LAGOS, Nigeria (AP) -- The president of Nigeria for weeks refused international help to search for more than 300 girls abducted from a school by Islamic extremists, one in a series of missteps that have led to growing international outrage against the government.
The United Kingdom, Nigeria's former colonizer, first said it was ready to help in a news release the day after the mass abduction on April 15, and made a formal offer of assistance on April 18, according to the British Foreign Office. And the U.S. has said its embassy and staff agencies offered help and were in touch with Nigeria "from day one" of the crisis, according to Secretary of State John Kerry.
Yet it was only on Tuesday and Wednesday, almost a month later, that President Goodluck Jonathan accepted help from the United States, Britain, France and China.
The delay underlines what has been a major problem in the attempt to find the girls: an apparent lack of urgency on the part of the government and military, for reasons that include a reluctance to bring in outsiders as well as possible infiltration by the extremists.
Jonathan bristled last week when he said U.S. President Barack Obama, in a telephone conversation about aid, had brought up alleged human rights abuses by Nigerian security forces. Jonathan also acknowledged that his government might be penetrated by insurgents from Boko Haram, the extremist group that kidnapped the girls. Last year, he said he suspected Boko Haram terrorists might be in the executive, legislative and judiciary arms of government along with the police and armed forces.
The waiting has left parents in agony, especially since they fear some of their daughters have been forced into marriage with their abductors for a nominal bride price of $12. Boko Haram leader Abubakar Shekau called the girls slaves in a video this week and vowed to sell them.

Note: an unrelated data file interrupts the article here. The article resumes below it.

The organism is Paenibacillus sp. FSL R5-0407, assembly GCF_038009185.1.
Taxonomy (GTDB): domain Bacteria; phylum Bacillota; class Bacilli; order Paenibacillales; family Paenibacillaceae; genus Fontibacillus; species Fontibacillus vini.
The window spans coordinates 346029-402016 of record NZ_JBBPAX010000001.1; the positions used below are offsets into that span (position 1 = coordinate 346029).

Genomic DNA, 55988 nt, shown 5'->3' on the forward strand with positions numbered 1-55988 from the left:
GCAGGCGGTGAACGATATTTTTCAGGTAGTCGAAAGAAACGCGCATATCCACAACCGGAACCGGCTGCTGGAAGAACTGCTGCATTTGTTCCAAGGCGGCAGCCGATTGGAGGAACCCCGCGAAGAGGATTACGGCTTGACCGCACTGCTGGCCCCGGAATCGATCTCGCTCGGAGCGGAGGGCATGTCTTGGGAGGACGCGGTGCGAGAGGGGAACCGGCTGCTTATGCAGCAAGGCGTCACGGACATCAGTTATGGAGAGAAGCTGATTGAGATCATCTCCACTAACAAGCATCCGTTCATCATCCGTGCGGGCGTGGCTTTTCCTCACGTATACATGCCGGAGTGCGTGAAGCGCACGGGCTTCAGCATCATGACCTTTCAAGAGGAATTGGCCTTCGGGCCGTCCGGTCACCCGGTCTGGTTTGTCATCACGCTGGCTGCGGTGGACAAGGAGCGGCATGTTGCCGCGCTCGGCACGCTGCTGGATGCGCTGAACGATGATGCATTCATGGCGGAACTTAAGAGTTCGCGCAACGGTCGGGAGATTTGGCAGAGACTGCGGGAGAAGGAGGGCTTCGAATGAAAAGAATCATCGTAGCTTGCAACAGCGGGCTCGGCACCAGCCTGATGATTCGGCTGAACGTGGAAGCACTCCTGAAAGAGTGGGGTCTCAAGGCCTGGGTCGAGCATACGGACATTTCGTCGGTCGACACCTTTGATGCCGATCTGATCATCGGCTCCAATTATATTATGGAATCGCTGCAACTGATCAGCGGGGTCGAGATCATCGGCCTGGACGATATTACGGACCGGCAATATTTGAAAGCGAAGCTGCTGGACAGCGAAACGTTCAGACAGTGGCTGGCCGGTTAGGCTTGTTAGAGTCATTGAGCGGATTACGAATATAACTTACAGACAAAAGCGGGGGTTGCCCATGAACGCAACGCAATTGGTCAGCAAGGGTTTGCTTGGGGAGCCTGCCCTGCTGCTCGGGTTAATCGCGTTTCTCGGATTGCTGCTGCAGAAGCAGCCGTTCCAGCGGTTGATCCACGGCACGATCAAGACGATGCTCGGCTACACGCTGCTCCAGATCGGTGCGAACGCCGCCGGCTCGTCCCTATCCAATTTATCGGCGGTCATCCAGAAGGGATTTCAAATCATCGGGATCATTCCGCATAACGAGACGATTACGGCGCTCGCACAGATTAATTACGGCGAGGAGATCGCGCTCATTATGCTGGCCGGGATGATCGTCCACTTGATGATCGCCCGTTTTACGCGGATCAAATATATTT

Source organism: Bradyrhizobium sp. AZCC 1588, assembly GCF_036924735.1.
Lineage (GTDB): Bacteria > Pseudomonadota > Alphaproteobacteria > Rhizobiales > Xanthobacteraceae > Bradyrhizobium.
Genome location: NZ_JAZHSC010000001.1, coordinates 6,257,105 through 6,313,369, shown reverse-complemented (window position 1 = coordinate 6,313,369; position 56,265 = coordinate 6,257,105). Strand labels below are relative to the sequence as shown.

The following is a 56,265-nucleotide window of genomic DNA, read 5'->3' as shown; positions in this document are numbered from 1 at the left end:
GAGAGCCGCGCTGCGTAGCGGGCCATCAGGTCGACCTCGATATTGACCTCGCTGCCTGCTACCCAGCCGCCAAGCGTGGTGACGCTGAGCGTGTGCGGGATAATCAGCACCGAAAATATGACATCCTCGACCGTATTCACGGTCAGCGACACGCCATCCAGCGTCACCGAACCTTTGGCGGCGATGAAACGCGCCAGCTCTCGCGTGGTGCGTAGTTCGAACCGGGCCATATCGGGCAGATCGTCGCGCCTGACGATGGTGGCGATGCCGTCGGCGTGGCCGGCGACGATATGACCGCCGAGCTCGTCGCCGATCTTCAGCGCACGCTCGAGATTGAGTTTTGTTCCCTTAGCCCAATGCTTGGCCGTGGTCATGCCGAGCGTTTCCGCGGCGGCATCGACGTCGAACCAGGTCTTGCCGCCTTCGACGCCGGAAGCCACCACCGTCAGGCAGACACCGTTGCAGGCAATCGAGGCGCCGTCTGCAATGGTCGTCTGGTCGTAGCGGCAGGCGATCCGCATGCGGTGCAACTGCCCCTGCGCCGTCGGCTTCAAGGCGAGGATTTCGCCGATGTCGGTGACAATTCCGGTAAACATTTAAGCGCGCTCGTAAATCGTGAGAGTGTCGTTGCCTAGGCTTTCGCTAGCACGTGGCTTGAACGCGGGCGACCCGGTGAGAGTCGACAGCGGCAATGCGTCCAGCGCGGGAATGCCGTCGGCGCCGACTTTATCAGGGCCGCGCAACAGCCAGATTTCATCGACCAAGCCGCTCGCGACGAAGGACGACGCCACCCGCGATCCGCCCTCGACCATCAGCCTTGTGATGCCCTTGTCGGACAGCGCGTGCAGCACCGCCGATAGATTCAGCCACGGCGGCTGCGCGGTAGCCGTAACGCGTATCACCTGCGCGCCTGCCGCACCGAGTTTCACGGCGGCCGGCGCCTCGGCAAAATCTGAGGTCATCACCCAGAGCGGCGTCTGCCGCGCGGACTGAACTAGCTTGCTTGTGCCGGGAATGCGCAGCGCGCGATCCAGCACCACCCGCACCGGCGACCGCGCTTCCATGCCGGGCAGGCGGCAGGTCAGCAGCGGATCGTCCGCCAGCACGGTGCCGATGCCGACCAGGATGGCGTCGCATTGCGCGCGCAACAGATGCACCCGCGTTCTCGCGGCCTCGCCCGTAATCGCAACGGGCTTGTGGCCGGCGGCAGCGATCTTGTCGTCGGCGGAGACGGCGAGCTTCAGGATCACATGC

"For a good 11 days, our daughters were sitting in one place," said Enoch Mark, the anguished father of two girls abducted from the Chibok Government Girls Secondary School. "They camped them near Chibok, not more than 30 kilometers, and no help in hand. For a good 11 days."
The military has denied that it ignored warnings of the impending attacks. Maj. Gen. Chris Olukolade, a Defense Ministry spokesman, told The Associated Press the major challenge has been that some of the information given turned out to be misleading.
And Reuben Abati, one of Jonathan's presidential advisers, denied that Nigeria had turned down offers of help.
"That information cannot be correct," he said. "What John Kerry said is that this is the first time Nigeria is seeking assistance on the issue of the abducted girls."
In fact, Kerry has said Nigeria did not welcome U.S. help earlier because it wanted to pursue its own strategy. U.S. Sen. Chris Coons said Friday that it took "far too long" for Jonathan to accept U.S. offers of aid, and he is holding a hearing next week to examine what happened. A senior State Department official also said Friday that the U.S. offered help "back in April, more or less right away."
"We didn't go public about it because the consensus was that doing so would make the Nigerians less likely to accept our help," said the official, who spoke on condition of anonymity because the issue concerns internal discussions between governments.
On Sunday, U.S. Sen. Charles Schumer criticized the "disturbingly slow and half-hearted response" by the Nigerian government.
Nigeria is a country of 170 million in West Africa that receives hundreds of thousands of dollars in aid from the U.S. every year to address a rising insurgency in the north and growing tensions between Christians and Muslims. The northeast, where the girls were kidnapped, is remote and sparsely populated, far from the southern oil fields that help to power Africa's biggest economy.
The abductions came hours after a massive explosion in the Nigerian capital of Abuja killed at least 75 people, just a 15-minute drive away from Jonathan's residence and office. Chibok government official Bana Lawal told the AP that at about 11 p.m. on April 15, he received a warning via cell phone that about 200 heavily armed militants were on their way to the town.
Lawal alerted the 15 soldiers guarding Chibok, who sent an SOS to the nearest barracks about 30 miles away, an hour's drive on a dirt road. But help never came. The military says its reinforcements ran into an ambush.